Bludgeon also hails from Generation One. However, he was not an Action Master. He was a Pretender, one of a group of Transformers from both sides that wore disguises to make themselves resemble -- well, anything except a robot. Humanoids, animals, monsters, you name it. In Bludgeon's case, he looked like Skeletor had taken a Japanese holiday. He had a skull-like face, and was dressed in samurai armor. He even led the Decepticons for a time, late on during the run of the original Marvel Comic.
Bludgeon was also a martial artist, who according to his tech spec was skilled in an ancient Cybertronian martial art known as Metallikato. According to some details, which if memory serves were produced as part of the excellent encyclopedic series "More Than Meets The Eye" by Dreamwave Productions, Bludgeon and Banzai-Tron, although they never met in the comics, or anywhere else officially, did not get along, since Metallikato was considered a forbidden martial art, one which Banzai-Tron had avoided, and he considered Bludgeon a disgrace for taking it up. Bludgeon, in turn, likely thought Banzai-Tron a coward. And now there's toys of them based on the same set of molds. Who says there's no irony in the toy world?
I don't have the Bludgeon form of this toy, and indeed I don't offhand recall seeing it. So, let's consider it strictly from the Banzaitron standpoint. How's the figure in that regard?
Not too bad. Now, admittedly, it doesn't look that much like the original Banzaitron. Granted it doesn't look that much like the original Bludgeon, either. If I'm going to skew this toy in either direction, I'm going to sat that honestly, it looks a little bit more like Banzaitron, and not just because of the colors.
In robot mode, Banzaitron stands about 6-3/4" in eight. The face definitely looks like Banzaitron, although it has enough of a skull-like appearance to it so I can see how it could also pass as Bludgeon. Banzaitron is mostly dark grey, with some bright green detailing. Not as much as his original incarnation, and the orange trim has been replaced with copper. I don't see any purple on him to speak of, but that was pretty much limited to Banzaitron's upper legs on the original, anyway.
Banzaitron's torso is definitely more reflective of the original. The original Banzaitron had these two ridged areas on either side of his chest, and they are present here, as well, albeit in a slightly different form.
Beyond this, however, Banzaitron's appearance takes on a more bizarre appearance, definitely more samurai-like than the original, and strange enough to perhaps be more reflective of Bludgeon. The arms are almost skeletal in appearance, and the upper legs are also very narrow. The feet are peculiar, as well, with two long clawed toes emerging from the front. One almost gets the impression of looking at a robot that isn't quite finished somehow. In this, as much as anything, Banzaitron shows off the extreme mechanical detailing common to movie-related Transformers.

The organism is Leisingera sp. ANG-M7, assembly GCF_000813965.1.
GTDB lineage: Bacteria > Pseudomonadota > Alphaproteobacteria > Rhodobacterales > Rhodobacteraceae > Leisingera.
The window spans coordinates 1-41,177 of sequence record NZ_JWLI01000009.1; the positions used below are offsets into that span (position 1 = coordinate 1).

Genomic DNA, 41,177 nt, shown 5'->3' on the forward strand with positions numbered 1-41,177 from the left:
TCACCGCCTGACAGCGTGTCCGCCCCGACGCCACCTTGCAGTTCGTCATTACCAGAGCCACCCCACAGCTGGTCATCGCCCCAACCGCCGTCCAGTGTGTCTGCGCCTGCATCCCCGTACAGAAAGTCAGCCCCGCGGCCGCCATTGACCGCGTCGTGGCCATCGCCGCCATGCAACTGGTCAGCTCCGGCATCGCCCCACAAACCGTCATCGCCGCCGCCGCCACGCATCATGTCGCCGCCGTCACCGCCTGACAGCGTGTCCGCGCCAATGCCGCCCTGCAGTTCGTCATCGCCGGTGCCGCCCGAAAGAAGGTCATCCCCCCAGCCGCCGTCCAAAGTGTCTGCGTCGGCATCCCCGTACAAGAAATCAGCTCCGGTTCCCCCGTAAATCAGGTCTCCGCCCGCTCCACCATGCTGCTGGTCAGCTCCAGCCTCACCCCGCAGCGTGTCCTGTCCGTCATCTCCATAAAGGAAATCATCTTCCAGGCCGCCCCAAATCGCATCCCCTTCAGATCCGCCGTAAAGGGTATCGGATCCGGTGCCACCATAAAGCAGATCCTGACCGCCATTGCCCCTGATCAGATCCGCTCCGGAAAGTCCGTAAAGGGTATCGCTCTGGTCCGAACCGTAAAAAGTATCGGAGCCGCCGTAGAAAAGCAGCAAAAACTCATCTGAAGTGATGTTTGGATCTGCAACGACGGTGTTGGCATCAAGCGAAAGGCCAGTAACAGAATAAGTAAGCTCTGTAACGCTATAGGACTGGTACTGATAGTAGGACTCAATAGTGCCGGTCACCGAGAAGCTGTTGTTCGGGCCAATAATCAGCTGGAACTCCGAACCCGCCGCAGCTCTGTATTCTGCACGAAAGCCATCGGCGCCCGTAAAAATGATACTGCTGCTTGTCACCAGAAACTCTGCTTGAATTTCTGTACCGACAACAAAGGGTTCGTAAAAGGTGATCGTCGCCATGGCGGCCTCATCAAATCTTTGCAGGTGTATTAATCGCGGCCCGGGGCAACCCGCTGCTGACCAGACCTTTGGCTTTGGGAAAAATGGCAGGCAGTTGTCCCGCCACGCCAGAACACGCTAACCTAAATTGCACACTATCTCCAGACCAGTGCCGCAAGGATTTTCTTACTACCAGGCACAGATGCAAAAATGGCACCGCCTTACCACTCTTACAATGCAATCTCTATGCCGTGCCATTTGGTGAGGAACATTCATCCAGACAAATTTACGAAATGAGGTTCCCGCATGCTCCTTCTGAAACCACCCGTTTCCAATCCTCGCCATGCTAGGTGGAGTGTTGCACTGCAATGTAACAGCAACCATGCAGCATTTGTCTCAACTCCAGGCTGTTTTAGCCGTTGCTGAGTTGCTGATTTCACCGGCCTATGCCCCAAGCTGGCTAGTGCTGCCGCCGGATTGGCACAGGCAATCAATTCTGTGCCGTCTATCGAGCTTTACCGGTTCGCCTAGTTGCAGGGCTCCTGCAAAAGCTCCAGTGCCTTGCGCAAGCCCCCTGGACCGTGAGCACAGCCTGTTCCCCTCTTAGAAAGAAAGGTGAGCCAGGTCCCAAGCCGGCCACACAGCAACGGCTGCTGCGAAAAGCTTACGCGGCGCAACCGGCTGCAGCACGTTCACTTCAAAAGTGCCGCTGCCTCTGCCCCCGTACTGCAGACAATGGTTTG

He also has very strong samurai tendencies, with the sort of ridged armor common to ancient samurai warriors being present on his lower torso, as well as on his arms and legs. The arm pieces are extremely odd, appearing to hang down loosely along the sides of his arms, attached only at the extended shoulders. These will come into greater play during the transformation, and I have to give a lot of credit to the designers for cleverness of design here.
Banzaitron has a turret on his back, which splits open in the center, revealing a sheathe for the energy sword that Banzaitron comes equipped with.
The paint detailing is superbly rendered. Banzaitron is one of a fairly small number of current Transformers that does not have a feature that allows his eyes to appear to be glowing. The only thing that surprises me is that he only has one Decepticon emblem on him, and it's on the side of the turret, which, when in robot mode, is on Banzaitron's back, so it's barely visible. Not that you're likely to mistake someone this freaky-looking for one of the good guys.
Of course, in robot mode, Banzaitron is superbly articulated, something I sincerely appreciate about modern Transformers. He is poseable at the head, arms, upper arm swivel, double-jointed elbows (about the only line that can get away with this and look good in the process), legs, knees, and feet.
Let's consider Banzaitron's transformation. Interestingly enough, Banzaitron comes packaged in his robot form. This is slightly unusual. And I almost hate to transform him into vehicle mode, since I tend to prefer to display my Transformers in their robotic mode. But, for the sake of the review, I'll just have to transform him into his vehicle mode, and then back.